Kardiac, a giant mechanical heart (with tentacles) that abducts small children for unexplained reasons.
The very episode "Haunted" gives a whole new definition to the word "nightmare", considering how Slade is slowly killing Robin only for Robin to discover that it's his own mind destroying him.
Slade: I am the thing that keeps you up at night, the evil that haunts every dark corner of your mind. I will never rest, and neither will you.
Even creepier is the fact that the above quote is said in a very similar tone to Batman's "I am vengeance! I am the night! I am Batman!" meaning that that was probably where Robin's subconscious got the idea from, meaning that he literally considers Slade to be Batman's counterpart.
Also the part where Robin has been strapped to a bed so he doesn't hurt himself, only for Slade to appear and approach him with an electric scalpel.
Especially the part with the final fight between Robin and Slade. Robin, Badass Normal who pretty much defines The Determinator as a trope, is getting the hurt laid on him so bad that he is begging Slade to stop.
It also depends what age you are when you watch it, but the way the scene is scripted and lit, it reads one hell of a lot like a rape scene. It's incredibly disturbing.
Then we find out he's doing it to himself.
The ending of "Haunted" is the creepiest part of the entire series. We never find out what triggered the mask.
At the ending we also get this wonderful sceneThe viewer down to the basement with creepy music playing showing the light flickering as we zoom in on the mask that caused this problem in the first place and then the eye piece on it turns red and the screen fades to black,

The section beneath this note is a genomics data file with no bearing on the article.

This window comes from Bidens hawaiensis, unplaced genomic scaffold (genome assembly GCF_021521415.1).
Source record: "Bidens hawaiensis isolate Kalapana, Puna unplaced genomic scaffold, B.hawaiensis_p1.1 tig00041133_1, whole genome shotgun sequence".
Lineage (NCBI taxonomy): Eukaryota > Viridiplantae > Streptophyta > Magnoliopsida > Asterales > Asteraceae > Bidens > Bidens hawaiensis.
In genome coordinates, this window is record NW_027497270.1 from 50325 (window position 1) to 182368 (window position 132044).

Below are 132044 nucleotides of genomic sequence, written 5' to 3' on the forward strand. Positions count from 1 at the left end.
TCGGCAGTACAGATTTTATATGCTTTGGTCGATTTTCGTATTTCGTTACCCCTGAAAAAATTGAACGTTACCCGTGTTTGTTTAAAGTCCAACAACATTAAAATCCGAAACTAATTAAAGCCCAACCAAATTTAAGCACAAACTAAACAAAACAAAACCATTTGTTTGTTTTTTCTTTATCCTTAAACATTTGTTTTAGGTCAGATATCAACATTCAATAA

When Raven first enters Robin's mind, the screen flashes through a series of paranoid images of Slade and the inside of Titans Tower. The last one, however, is a split-second shot of a circus tent with two figures falling. The death of his parents.
Interestingly, Slade almost gets creepier in Season 4. While he still talks like the emotionless Manipulative Bastard he was in the first two seasons, his movements when in combat seem much more primal and at times mimic some downright zombie-esque moves due to being undead. It's downright jarring to compare exactly what he has become to what he was before.
"Aftershock" in itself is creepy, but the most horrific part may be when we discovered the extent of the neural suit's control over Terra. Slade can command her to do anything he wants, regardless of her will, and the suit is literally impossible to remove because it's combined with her nervous system. Granted, Terra was able to overcome that due to great inner strength, but imagine a non-superpowered person being stuck in that suit, at the mercy of a master they hate for the rest of their life.
And the seriously creepy line uttered by Slade:
Slade: She wanted control, and that's what I gave her; my control, her body.
In the episode "Nevermore", when Robin goes into the roof of Titans Tower to tell Raven about her door being broken down, she breaks out into hysterical laughter which sounds just like something out of Higurashi: When They Cry, then she just abruptly stops and goes inside. Hell, the whole episode itself is pretty frightening.
How about that Eldritch Abomination that Raven becomes when she gets angry? Big black tentacles, her eyes all red, she gets really tall. And then there's that thing she turned into to scare Gizmo into helping them. We don't actually see it, but apparently there were tentacles, horns, and dragon-like jaws.
Raven sucking Doctor Light into the magic shadows within her cloak; when he's pulled out at the last second, his face is ash white and all he can do is curl up into a fetal position and say, "So dark. Make it stop. Please, make it stop." The fact that in a later episode, all she had to do was snarl at him and he immediately went into Terrified Surrender Mode doesn't ease the imagination of what might have happened under that cloak. Also note that his armor appears to be crumbling away when he's pulled out. Makes you wonder what the shadows do.
Crumbled? Try chewed...